Review: Mendelssohn Sonatas at Harvard



February 2009

Fifty souls braved the snow showers on Tuesday, February 3, to attend the Boston AGO Chapter bicentenary celebration of Felix Mendelssohn’s birth. Organ virtuoso Ezekiel Marti?n Mene?ndez played a recital of the six Mendelssohn organ sonatas at Adolphus Busch Hall at Harvard University on the famous 1958 Flentrop organ. The organ was commissioned by E Power Biggs, used for radio broadcasts and LP recordings, and donated to Harvard after Biggs’ death. Recently renovated by Noack, the instrument sounded wonderful in the generous acoustics of the hall. The Flentrop may seem an unlikely choice for a Mendelssohn recital. However, in his opening remarks EMM suggested that this organ in sound and action was more like the organs Mendelssohn himself played that those we are likely to hear Mendelssohn on nowadays.

This recital was a revelation in two respects: the clarity with which each note could be heard and the presentation of all six sonatas in a single program. Dr. Mene?ndez is especially to be commended for his mastery of the notes, shaping of the movements, beauty of registration, maintenance of singing melodic line throughout amidst crisp articulation, pure virtuosity in the brisk tempi of the fast movements, and relaxed tempi in the slow movements, and musicality throughout. The ingenious order of presentation was Sonatas V, VI, and IV before the intermission, and Sonatas III, II, and I after. Thus each half presented a shorter opening work, a substantial entre?e, and a brilliant finale. At the end the audience responded with a standing ovation.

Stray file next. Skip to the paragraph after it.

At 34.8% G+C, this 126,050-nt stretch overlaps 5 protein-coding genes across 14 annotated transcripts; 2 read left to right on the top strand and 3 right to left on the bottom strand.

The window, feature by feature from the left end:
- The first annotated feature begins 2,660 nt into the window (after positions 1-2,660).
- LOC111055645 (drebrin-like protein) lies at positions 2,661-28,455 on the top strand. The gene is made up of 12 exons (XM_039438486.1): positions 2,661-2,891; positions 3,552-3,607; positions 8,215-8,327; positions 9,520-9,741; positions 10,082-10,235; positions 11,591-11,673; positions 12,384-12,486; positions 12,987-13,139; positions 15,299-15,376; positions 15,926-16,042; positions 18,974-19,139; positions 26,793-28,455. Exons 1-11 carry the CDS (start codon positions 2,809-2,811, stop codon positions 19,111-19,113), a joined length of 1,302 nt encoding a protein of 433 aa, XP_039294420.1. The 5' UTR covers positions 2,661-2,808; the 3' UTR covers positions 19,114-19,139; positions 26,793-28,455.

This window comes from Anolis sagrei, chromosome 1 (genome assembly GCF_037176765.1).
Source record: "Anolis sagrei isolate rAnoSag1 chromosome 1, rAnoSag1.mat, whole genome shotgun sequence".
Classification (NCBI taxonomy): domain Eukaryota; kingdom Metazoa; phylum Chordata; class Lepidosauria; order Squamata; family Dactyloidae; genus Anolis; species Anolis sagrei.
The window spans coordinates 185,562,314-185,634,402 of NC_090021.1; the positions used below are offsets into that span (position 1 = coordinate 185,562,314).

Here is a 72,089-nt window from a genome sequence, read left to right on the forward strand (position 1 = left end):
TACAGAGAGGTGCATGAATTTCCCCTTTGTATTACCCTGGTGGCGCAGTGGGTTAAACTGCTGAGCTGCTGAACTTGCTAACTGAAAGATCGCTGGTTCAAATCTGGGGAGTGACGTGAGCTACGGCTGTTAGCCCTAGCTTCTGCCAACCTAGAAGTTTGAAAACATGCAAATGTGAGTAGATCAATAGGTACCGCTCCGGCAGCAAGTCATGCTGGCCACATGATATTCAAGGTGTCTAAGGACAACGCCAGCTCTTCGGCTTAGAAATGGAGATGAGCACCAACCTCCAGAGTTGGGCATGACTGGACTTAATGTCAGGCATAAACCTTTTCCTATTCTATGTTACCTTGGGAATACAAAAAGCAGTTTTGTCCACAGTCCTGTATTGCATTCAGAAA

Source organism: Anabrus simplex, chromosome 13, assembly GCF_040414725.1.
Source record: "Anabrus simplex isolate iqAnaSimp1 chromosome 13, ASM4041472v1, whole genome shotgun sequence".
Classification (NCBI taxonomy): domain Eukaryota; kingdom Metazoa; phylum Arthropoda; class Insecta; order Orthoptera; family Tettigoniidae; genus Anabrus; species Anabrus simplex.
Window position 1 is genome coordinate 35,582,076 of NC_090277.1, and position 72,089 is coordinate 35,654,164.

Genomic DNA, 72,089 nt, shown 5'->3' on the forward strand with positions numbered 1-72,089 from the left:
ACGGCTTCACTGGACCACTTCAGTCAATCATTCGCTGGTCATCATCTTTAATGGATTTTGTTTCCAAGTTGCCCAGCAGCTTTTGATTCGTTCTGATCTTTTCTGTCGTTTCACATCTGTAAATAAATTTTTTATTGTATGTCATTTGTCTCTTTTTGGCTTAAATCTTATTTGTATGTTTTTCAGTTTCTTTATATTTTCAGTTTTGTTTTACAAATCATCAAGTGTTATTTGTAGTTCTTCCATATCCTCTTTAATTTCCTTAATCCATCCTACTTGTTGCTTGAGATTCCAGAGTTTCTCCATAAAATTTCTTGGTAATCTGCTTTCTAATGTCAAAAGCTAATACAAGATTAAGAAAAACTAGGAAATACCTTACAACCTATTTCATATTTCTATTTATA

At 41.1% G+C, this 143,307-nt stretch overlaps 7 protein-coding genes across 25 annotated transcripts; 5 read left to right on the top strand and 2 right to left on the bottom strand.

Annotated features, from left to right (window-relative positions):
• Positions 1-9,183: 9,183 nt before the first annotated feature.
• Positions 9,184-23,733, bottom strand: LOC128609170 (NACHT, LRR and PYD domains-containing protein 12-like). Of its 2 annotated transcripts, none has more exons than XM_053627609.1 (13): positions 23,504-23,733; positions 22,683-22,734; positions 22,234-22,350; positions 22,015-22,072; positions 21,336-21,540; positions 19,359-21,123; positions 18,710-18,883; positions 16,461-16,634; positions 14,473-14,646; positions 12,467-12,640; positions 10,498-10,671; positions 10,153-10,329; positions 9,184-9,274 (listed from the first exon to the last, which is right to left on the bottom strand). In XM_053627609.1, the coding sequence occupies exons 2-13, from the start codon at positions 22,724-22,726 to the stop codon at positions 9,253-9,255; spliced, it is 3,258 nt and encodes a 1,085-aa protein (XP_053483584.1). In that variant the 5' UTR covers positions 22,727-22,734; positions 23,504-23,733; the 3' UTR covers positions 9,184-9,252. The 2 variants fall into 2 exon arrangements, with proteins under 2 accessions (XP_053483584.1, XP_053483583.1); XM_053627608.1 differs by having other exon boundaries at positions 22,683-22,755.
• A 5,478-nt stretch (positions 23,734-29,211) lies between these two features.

Finally, on a personal note, my own first acquaintance with the organ sonatas was hearing the E. Power Biggs LP of Sonatas I and VI at St Paul’s Cathedral, London, as a teenage organ student. An anecdote records Mendelssohn himself playing an organ postlude there in 1837. To disperse the crowd, a verger dismissed the calcant, so the instrument gave out during the pedal cadenza of Bach’s A minor fugue, nearly causing a riot among the frustrated auditors. Presently I especially enjoy listening to the following DVDs of the sonatas, each splendidly played and quite different in style and sound: John Scott on the Willis/Mander at St Paul’s, London (Hyperion), Thomas Murray on Hook and Simmons organs in Boston (Raven), and James Hammann on the “Mendelssohn organ”, a Stumm at Neckargemuend, Germany (Raven). All are available at

– R Harrison Kelton Associate Professor of Music History Suffolk University, Boston